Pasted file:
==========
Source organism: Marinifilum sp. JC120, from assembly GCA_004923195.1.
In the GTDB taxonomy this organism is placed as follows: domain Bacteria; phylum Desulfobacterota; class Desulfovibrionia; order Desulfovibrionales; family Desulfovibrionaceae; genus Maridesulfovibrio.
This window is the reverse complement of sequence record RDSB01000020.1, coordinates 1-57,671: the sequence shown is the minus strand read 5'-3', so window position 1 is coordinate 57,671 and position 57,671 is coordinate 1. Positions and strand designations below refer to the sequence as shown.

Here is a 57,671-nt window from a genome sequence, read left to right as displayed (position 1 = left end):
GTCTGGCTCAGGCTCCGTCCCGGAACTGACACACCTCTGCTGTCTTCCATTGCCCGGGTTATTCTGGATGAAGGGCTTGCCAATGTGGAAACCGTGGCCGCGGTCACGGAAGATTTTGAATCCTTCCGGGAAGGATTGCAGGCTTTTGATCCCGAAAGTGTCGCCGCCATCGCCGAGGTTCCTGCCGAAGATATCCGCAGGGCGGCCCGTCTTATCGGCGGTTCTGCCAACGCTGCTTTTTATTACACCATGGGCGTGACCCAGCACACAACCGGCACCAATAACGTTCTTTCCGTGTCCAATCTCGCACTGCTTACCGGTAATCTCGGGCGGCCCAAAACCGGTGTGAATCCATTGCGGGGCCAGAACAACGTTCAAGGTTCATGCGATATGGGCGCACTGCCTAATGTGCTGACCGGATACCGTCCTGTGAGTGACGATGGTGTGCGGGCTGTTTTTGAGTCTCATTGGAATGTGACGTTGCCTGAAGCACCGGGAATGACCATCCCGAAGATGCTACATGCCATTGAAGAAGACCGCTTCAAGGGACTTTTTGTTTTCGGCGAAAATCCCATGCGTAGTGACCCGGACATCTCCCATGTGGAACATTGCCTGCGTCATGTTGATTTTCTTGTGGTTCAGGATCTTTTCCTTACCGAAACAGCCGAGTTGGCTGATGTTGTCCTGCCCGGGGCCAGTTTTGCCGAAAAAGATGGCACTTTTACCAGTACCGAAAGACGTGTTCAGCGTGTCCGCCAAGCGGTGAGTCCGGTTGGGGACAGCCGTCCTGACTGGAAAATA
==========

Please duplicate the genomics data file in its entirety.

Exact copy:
Source organism: Marinifilum sp. JC120, from assembly GCA_004923195.1.
In the GTDB taxonomy this organism is placed as follows: domain Bacteria; phylum Desulfobacterota; class Desulfovibrionia; order Desulfovibrionales; family Desulfovibrionaceae; genus Maridesulfovibrio.
This window is the reverse complement of sequence record RDSB01000020.1, coordinates 1-57,671: the sequence shown is the minus strand read 5'-3', so window position 1 is coordinate 57,671 and position 57,671 is coordinate 1. Positions and strand designations below refer to the sequence as shown.

Here is a 57,671-nt window from a genome sequence, read left to right as displayed (position 1 = left end):
GTCTGGCTCAGGCTCCGTCCCGGAACTGACACACCTCTGCTGTCTTCCATTGCCCGGGTTATTCTGGATGAAGGGCTTGCCAATGTGGAAACCGTGGCCGCGGTCACGGAAGATTTTGAATCCTTCCGGGAAGGATTGCAGGCTTTTGATCCCGAAAGTGTCGCCGCCATCGCCGAGGTTCCTGCCGAAGATATCCGCAGGGCGGCCCGTCTTATCGGCGGTTCTGCCAACGCTGCTTTTTATTACACCATGGGCGTGACCCAGCACACAACCGGCACCAATAACGTTCTTTCCGTGTCCAATCTCGCACTGCTTACCGGTAATCTCGGGCGGCCCAAAACCGGTGTGAATCCATTGCGGGGCCAGAACAACGTTCAAGGTTCATGCGATATGGGCGCACTGCCTAATGTGCTGACCGGATACCGTCCTGTGAGTGACGATGGTGTGCGGGCTGTTTTTGAGTCTCATTGGAATGTGACGTTGCCTGAAGCACCGGGAATGACCATCCCGAAGATGCTACATGCCATTGAAGAAGACCGCTTCAAGGGACTTTTTGTTTTCGGCGAAAATCCCATGCGTAGTGACCCGGACATCTCCCATGTGGAACATTGCCTGCGTCATGTTGATTTTCTTGTGGTTCAGGATCTTTTCCTTACCGAAACAGCCGAGTTGGCTGATGTTGTCCTGCCCGGGGCCAGTTTTGCCGAAAAAGATGGCACTTTTACCAGTACCGAAAGACGTGTTCAGCGTGTCCGCCAAGCGGTGAGTCCGGTTGGGGACAGCCGTCCTGACTGGAAAATA